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Chum v. Wall

United States District Court, D. Rhode Island

October 1, 2018

YARA CHUM, Petitioner,
v.
ASHBEL T. WALL, et al. Respondent.

          ORDER

          John J. McConnell, Jr., United States District Judge

         Yara Chum is serving a state prison sentence after a Rhode Island Superior Court jury convicted him in 2012 of two counts of felony assault and one count of using a firearm when committing a crime of violence. He is here seeking habeas relief under 28 U.S.C. § 2254, contending that his constitutional rights were violated; specifically, that he received ineffective assistance of counsel in violation of Sixth Amendment. For the reasons below, the Court DENIES habeas relief.

         I. FACTS AND PROCEDURAL BACKGROUND

         Three men watched from the front porch of a house in Providence while two cars slowly drove by.[1] Emerging from one of the cars, Mr. Chum along with some associates approached the house looking for retribution because a resident of that address had thrown a brick and a tire iron through one of the associate's windows after an attempted drug transaction. Mr. Chum told the associate to shoot the men on the porch. The associate fired one shot, which hit the porch railing, and he and Mr. Chum fled.

         Providence Police detectives arrested Mr. Chum, and read him his Miranda rights. Mr. Chum agreed to talk to the police and admitted his role in the shooting.[2] The State charged him with two counts of felony assault with a dangerous weapon, one count of conspiracy to commit assault with a dangerous weapon, one count of carrying a firearm while committing a crime of violence, and one count of discharging a firearm while committing a crime of violence.

         Mr. Chum's case went to trial. Before opening statements, the court instructed the jury, "statements of lawyers are not evidence. The only evidence you consider is that which comes in from the witness stand or any exhibits that may be marked as full exhibits." ECF No. 8-3 at 196. During his opening statement, the prosecutor told the jury that he would prove the State's case

with the defendant's words himself, because, when the detectives came to the Cranston Police Department, they read him his rights and sat down and talked to him. And the defendant told him that he was contacted by [an associate] and told that she needed him to take care of something; that she wanted them to take care of some kid * * * for smashing her windows! that he drove down to [ ] Avenue with [two associates] so that they could point out the house; that he approached the house with a friend, * * *; that he approached some guys on the porch; that he ordered [an associate] to shoot the guys; that [three other associates] were in a different car waiting around the corner; and that he and [the other associate] fled in separate cars, one red, and one white. You'll hear that. You'll hear about the defendant giving that statement to the Providence Police.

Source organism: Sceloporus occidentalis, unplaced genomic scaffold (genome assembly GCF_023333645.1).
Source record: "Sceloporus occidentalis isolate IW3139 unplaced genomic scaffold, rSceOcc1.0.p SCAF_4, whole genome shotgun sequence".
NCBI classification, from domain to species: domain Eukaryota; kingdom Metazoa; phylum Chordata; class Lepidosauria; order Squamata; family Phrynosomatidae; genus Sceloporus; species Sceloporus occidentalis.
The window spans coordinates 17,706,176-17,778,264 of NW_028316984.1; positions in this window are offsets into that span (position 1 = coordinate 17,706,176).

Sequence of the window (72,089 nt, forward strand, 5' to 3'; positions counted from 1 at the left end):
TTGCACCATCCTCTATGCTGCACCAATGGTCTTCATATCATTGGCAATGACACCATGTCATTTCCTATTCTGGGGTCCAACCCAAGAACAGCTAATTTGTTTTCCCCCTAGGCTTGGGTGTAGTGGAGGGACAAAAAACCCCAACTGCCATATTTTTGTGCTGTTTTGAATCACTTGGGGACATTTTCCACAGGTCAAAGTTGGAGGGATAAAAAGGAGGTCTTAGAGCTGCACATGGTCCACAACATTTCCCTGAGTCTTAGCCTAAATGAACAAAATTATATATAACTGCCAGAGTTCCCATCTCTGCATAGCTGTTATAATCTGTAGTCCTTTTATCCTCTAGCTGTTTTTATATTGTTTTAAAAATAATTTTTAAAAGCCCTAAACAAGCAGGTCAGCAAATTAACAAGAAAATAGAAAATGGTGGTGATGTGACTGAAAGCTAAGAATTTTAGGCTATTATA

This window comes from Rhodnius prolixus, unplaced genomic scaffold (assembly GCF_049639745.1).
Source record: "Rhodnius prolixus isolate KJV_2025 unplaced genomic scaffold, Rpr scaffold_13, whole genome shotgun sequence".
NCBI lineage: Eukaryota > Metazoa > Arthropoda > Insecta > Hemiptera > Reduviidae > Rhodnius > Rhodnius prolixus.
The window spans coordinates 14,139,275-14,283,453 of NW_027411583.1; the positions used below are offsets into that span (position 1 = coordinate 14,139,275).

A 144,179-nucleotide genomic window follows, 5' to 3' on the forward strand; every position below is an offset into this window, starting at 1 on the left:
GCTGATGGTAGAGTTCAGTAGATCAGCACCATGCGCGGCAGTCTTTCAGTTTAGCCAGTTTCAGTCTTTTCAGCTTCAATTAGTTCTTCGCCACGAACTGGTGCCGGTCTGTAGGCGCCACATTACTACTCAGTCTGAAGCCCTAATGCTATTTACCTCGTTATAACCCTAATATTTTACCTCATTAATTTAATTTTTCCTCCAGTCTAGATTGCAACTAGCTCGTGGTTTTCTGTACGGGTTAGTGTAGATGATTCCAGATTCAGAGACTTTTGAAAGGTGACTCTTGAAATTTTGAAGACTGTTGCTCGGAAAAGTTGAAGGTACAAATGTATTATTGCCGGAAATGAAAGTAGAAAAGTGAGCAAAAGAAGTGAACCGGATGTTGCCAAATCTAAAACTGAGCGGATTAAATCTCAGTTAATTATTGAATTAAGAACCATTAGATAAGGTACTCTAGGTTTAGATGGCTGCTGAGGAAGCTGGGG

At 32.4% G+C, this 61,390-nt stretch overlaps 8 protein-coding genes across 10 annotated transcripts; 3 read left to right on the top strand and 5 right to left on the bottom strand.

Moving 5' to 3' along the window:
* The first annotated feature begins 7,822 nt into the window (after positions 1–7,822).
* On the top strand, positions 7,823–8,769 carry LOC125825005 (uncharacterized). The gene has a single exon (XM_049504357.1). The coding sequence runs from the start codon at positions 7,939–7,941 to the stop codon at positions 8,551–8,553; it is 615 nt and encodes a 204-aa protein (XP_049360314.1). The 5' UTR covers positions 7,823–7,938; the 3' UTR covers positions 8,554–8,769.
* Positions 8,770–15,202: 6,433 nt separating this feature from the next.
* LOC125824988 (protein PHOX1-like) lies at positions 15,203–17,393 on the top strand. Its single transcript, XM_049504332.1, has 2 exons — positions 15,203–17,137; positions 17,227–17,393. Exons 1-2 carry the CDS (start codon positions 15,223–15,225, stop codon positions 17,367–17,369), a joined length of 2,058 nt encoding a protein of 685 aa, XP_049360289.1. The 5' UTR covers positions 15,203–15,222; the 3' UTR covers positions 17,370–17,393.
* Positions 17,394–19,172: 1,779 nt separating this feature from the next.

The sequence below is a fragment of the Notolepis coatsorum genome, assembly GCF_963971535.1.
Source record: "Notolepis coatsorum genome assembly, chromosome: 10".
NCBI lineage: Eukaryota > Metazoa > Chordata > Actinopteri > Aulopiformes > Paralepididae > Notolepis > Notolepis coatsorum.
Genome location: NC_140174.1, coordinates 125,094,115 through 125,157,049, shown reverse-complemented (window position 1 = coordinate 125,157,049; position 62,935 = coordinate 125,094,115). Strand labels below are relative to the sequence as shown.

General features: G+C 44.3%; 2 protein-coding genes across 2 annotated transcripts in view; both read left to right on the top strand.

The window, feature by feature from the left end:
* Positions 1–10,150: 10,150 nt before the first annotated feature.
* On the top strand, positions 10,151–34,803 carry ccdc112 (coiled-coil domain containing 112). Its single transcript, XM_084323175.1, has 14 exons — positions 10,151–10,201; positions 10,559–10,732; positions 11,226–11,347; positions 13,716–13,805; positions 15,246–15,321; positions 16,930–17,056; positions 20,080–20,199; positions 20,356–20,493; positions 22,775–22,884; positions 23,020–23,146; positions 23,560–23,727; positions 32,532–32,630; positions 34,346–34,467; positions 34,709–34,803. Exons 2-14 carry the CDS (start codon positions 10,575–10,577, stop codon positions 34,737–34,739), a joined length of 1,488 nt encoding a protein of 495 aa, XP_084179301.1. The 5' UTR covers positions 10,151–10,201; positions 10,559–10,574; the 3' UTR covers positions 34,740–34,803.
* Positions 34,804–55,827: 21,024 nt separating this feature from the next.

Id. at 204-205; see also Chum v. State, No. PM131919, 2014 WL 6855341, at *2 (R.I. Super. Dec. 1, 2014).

         The case proceeded through trial and the prosecutor rested without producing any evidence of the confession he promised in his opening statement. The trial court instructed the jury three additional times during the trial that the lawyer's statements and arguments are not evidence. The court entered judgment of acquittal on the conspiracy count and the State dismissed the charge of carrying a firearm while committing a crime of violence. The jury convicted Mr. Chum on the three remaining counts.

         After the Rhode Island Supreme Court affirmed Mr. Chum's conviction, he filed for post-conviction relief in the Rhode Island Superior Court for ineffective assistance of counsel because his lawyer did not move for a mistrial at the close of the State's case when the State failed to produce evidence of his confession. The trial court rejected his arguments in Chum v. State, No. PM131919, 2014 WL 6855341, which the Rhode Island Supreme Court affirmed. Chum v. State, 160 A.3d 295, 299-300 (R.I. 2017). Mr. Chum then filed the instant Petition for a Writ of Habeas Corpus setting forth a single claim of ineffective assistance of counsel under 28 U.S.C. § 2254. ECF No. 1. The State moved to dismiss the Petition, which the Court denied. See Text Order, Apr. 2, 2018. The parties later submitted the trial transcript and further briefing, making the Petition ready for this Court's consideration.

         II. STANDARD OF REVIEW

         This Court knows that its review of Mr. Chum's case is limited. Both United States Supreme Court precedent, see e.g., Cavazos v. Smith, 565 U.S. 1 (2011), and the Congressional mandate in the Antiterrorism and Effective Death Penalty Act of 1996 ("AEDPA"), Pub. L. No. 104-132, 110 Stat. 1214, restrict federal court review of state court convictions and sentences. The AEDPA "reflects the view that habeas corpus is a 'guard against extreme malfunctions in the state criminal justice systems,' not a substitute for ordinary error correction through appeal." Harrington v. Richter, 562 U.S. 86 (2011) (quoting Jackson v. Virginia, 443 U.S. 307, 332 n.5 (1979) (Stevens, J., concurring in judgment)).

         Under the AEDPA, a state prisoner is entitled to relief where a state court adjudication

(1) resulted in a decision that was contrary to, or involved an unreasonable application of, clearly established Federal law, as determined by the Supreme Court of the United States; or (2) resulted in a decision that was based on an unreasonable determination of the facts ...

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